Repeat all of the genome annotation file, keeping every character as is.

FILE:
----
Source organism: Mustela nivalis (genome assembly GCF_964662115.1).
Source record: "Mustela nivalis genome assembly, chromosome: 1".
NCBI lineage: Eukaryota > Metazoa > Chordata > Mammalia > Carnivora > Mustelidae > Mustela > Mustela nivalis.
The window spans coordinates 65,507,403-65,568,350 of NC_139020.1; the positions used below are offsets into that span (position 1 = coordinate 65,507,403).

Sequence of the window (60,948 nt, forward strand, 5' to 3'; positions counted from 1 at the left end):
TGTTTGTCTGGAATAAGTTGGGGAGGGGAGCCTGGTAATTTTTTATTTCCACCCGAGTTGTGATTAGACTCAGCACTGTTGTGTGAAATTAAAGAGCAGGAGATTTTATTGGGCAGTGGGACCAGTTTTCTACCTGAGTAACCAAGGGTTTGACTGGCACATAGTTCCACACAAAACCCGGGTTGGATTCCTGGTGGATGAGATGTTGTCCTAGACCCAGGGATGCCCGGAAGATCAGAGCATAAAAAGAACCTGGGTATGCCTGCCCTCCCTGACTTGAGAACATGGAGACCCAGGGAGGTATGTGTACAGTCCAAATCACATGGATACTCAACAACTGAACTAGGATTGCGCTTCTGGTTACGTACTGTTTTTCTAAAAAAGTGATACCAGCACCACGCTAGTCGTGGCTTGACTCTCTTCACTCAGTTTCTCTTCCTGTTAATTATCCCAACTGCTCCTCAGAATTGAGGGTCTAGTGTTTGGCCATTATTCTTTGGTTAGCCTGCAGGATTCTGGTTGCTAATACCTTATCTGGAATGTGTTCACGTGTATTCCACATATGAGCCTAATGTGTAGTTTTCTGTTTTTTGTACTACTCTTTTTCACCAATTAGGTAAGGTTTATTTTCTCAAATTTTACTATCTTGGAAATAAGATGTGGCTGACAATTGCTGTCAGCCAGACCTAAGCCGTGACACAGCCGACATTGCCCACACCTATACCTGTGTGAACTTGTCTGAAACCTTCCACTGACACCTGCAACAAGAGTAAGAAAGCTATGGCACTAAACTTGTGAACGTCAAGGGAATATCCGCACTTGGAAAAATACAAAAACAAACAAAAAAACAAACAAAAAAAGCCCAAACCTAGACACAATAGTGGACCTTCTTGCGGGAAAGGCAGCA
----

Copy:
Source organism: Mustela nivalis (genome assembly GCF_964662115.1).
Source record: "Mustela nivalis genome assembly, chromosome: 1".
NCBI lineage: Eukaryota > Metazoa > Chordata > Mammalia > Carnivora > Mustelidae > Mustela > Mustela nivalis.
The window spans coordinates 65,507,403-65,568,350 of NC_139020.1; the positions used below are offsets into that span (position 1 = coordinate 65,507,403).

Sequence of the window (60,948 nt, forward strand, 5' to 3'; positions counted from 1 at the left end):
TGTTTGTCTGGAATAAGTTGGGGAGGGGAGCCTGGTAATTTTTTATTTCCACCCGAGTTGTGATTAGACTCAGCACTGTTGTGTGAAATTAAAGAGCAGGAGATTTTATTGGGCAGTGGGACCAGTTTTCTACCTGAGTAACCAAGGGTTTGACTGGCACATAGTTCCACACAAAACCCGGGTTGGATTCCTGGTGGATGAGATGTTGTCCTAGACCCAGGGATGCCCGGAAGATCAGAGCATAAAAAGAACCTGGGTATGCCTGCCCTCCCTGACTTGAGAACATGGAGACCCAGGGAGGTATGTGTACAGTCCAAATCACATGGATACTCAACAACTGAACTAGGATTGCGCTTCTGGTTACGTACTGTTTTTCTAAAAAAGTGATACCAGCACCACGCTAGTCGTGGCTTGACTCTCTTCACTCAGTTTCTCTTCCTGTTAATTATCCCAACTGCTCCTCAGAATTGAGGGTCTAGTGTTTGGCCATTATTCTTTGGTTAGCCTGCAGGATTCTGGTTGCTAATACCTTATCTGGAATGTGTTCACGTGTATTCCACATATGAGCCTAATGTGTAGTTTTCTGTTTTTTGTACTACTCTTTTTCACCAATTAGGTAAGGTTTATTTTCTCAAATTTTACTATCTTGGAAATAAGATGTGGCTGACAATTGCTGTCAGCCAGACCTAAGCCGTGACACAGCCGACATTGCCCACACCTATACCTGTGTGAACTTGTCTGAAACCTTCCACTGACACCTGCAACAAGAGTAAGAAAGCTATGGCACTAAACTTGTGAACGTCAAGGGAATATCCGCACTTGGAAAAATACAAAAACAAACAAAAAAACAAACAAAAAAAGCCCAAACCTAGACACAATAGTGGACCTTCTTGCGGGAAAGGCAGCA